Production of the 42/48 M. was allocated to the Fémtömegcikk Művek, whose logo FTM can be found on top of the grenade warhead, together with the last two digits of the year of manufacture (see FIgure 1.1). During the first year of production, a significant quantity of WWII-dated parts were used to assemble new grenades, combined with newly-produced components. The yearly output in 1951 was 3,572,000 pieces, and a cumulative 12,185,000 hand grenades had been produced by 1952. In subsequent year, production numbers dropped dramatically, and production wound down before ceasing in the mid-1960s. The only significant update the 42/48 M. experienced was the introduction of the SV-54 fragmentation sleeve in 1958, which substantially improved the performance of the hand grenade in the defensive role by adding partially pre-fragmented fragments in a circular arrangement.


Figure 1.1 Markings on the head of a 42/48 M. HE hand grenade. Note the ‘FTM’ logo for Fémtömegcikk Művek, and the ’52’ indicating production in 1952  (photo credit: Kristóf Nagy/ARES). 

The 42/48 M. hand grenade saw  frequent combat use during the Hungarian Revolution and struggle for freedom in the fall of 1956. Surviving reports by participants in the fighting on the Hungarian side state that the grenade was used successfully in both roles (attack and defence) and was often employed to blow off tracks from armoured vehicles to immobilise them.

The enormous stockpile produced in the early 1950s lasted the Hungarian Armed Forces for decades. In 1990, the need for a new hand grenade became obvious. The Hungarian Armed Forces successively replaced their 42/48 M. grenades with the new 93 M. NF and 96 M. NF hand grenades that remain in service today.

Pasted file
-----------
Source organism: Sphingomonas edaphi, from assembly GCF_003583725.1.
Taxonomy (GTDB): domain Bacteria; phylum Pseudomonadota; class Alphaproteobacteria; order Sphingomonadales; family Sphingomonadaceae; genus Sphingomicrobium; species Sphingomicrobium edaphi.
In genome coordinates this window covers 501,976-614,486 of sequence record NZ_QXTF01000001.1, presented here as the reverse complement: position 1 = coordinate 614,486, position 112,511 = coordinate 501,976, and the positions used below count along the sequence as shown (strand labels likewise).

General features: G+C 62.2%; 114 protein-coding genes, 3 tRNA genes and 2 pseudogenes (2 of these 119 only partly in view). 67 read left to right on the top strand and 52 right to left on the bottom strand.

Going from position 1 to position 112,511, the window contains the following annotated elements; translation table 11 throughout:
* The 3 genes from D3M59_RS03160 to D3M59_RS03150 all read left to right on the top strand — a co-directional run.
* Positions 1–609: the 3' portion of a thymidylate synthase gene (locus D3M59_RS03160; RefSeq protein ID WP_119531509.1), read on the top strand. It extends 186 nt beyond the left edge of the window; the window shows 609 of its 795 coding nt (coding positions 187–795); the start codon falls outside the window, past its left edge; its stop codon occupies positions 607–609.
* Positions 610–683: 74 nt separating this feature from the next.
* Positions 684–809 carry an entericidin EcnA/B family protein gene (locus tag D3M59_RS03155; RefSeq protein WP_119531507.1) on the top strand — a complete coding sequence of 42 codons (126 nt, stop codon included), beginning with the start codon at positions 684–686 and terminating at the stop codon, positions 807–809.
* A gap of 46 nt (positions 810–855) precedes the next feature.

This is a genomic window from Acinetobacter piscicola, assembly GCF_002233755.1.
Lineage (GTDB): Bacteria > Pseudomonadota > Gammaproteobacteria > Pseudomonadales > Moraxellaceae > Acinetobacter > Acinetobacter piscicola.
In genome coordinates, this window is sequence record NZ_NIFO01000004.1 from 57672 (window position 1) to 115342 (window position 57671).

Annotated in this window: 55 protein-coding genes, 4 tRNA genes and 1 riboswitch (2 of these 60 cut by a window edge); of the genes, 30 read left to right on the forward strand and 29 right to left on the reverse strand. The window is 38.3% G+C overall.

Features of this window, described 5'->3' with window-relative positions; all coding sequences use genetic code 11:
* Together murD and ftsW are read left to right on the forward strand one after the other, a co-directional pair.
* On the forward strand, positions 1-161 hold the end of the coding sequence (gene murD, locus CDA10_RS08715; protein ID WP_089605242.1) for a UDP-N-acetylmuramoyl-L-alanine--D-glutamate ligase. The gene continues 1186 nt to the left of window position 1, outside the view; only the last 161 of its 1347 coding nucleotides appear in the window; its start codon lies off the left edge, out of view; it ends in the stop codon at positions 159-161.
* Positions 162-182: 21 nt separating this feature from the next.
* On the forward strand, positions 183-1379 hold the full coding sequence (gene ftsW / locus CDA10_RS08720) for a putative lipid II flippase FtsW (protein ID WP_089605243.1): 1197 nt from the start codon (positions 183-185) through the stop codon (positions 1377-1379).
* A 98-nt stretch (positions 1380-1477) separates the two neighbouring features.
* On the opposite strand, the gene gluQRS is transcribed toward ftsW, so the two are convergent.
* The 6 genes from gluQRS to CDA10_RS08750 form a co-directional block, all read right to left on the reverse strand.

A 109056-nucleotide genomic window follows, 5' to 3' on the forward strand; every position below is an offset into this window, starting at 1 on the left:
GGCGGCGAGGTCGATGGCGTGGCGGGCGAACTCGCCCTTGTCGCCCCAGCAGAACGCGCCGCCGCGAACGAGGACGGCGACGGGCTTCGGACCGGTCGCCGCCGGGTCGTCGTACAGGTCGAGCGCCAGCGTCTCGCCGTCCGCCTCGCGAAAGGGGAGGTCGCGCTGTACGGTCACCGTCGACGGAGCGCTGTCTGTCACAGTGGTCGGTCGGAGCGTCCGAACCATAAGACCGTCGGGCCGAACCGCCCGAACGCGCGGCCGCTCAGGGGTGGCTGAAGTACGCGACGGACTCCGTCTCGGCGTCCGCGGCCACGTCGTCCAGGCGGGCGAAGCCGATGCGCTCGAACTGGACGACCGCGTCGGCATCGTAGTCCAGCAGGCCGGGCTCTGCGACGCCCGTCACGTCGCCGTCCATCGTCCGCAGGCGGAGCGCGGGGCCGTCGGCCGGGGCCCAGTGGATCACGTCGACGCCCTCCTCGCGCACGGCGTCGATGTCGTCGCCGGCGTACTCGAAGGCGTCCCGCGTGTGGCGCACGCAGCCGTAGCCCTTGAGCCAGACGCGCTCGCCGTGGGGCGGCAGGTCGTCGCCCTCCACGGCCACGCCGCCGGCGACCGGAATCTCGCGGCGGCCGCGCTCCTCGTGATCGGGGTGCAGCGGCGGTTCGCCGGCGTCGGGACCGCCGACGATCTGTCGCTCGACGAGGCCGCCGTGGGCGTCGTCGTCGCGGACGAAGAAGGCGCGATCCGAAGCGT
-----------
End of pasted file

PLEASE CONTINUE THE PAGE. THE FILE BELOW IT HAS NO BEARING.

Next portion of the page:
Technical Description

The 42/48 M. hand grenade is of the ‘stick grenade’ type, consisting of a metal-cased high explosive warhead, a wooden grip, a pyrotechnic time fuze, and a safety pin, the latter secured with a textile band and a transport seal (see Figure 1.2). A metal striker firing ring is affixed to a cap at the base of the grip. The mechanical components of the grenade are located within the wooden grip and in the separate fuze. The metal ‘head’ of the grenade contains no operating components.


Figure 1.2 A disassembled 42/48 M. HE hand grenade (photo credit: Kristóf Nagy/ARES). 

Contrary to most stick grenade designs, the wooden handle is not fixed in place, but is mounted on a tubular internal assembly, and held under pressure against the head of the grenade by two springs at the base of the internal assembly. The safety pin blocks the movement of the wooden handle and the striker, also covers the percussion cap. Once the safety pin is removed, the handle is free to move against spring pressure. The striker is also pushed out of a recess in the base plate and moves into a centred position. It is locked into place by a flat surface on the very same plate.

The pyrotechnic time fuze is made from two aluminium tubes joined at their mouths to make a waterproof seal, and filled with propellant. These are sheathed inside a wooden jacket. The fuze will burn for 3.5 to 4.5 seconds until it ignites the detonator that itself will bring the 120 grams of TNT filler in the grenade head to explosion.

The 42/48 M. is packed in a box with 30 grenades and 30 separate fuzes, ten of the latter packed in each of three waterproof boxes. Prior to combat use, the head is screwed off the handle, and the fuze is inserted into the handle of the weapon, with the percussion cap oriented towards the base of the grip. It is of utmost importance that the safety pin is properly seated before the fuze is placed into the handle. The fuze will protrude out of the handle when fully seated, and this will fit into the cavity in the warhead as the weapon is reassembled. Live grenades will come with a seal on the safety pin to ensure proper seating. To avoid malfunctions the head has to be tightly screwed back onto the handle. If not, the striker may not be able to reach the percussion cap.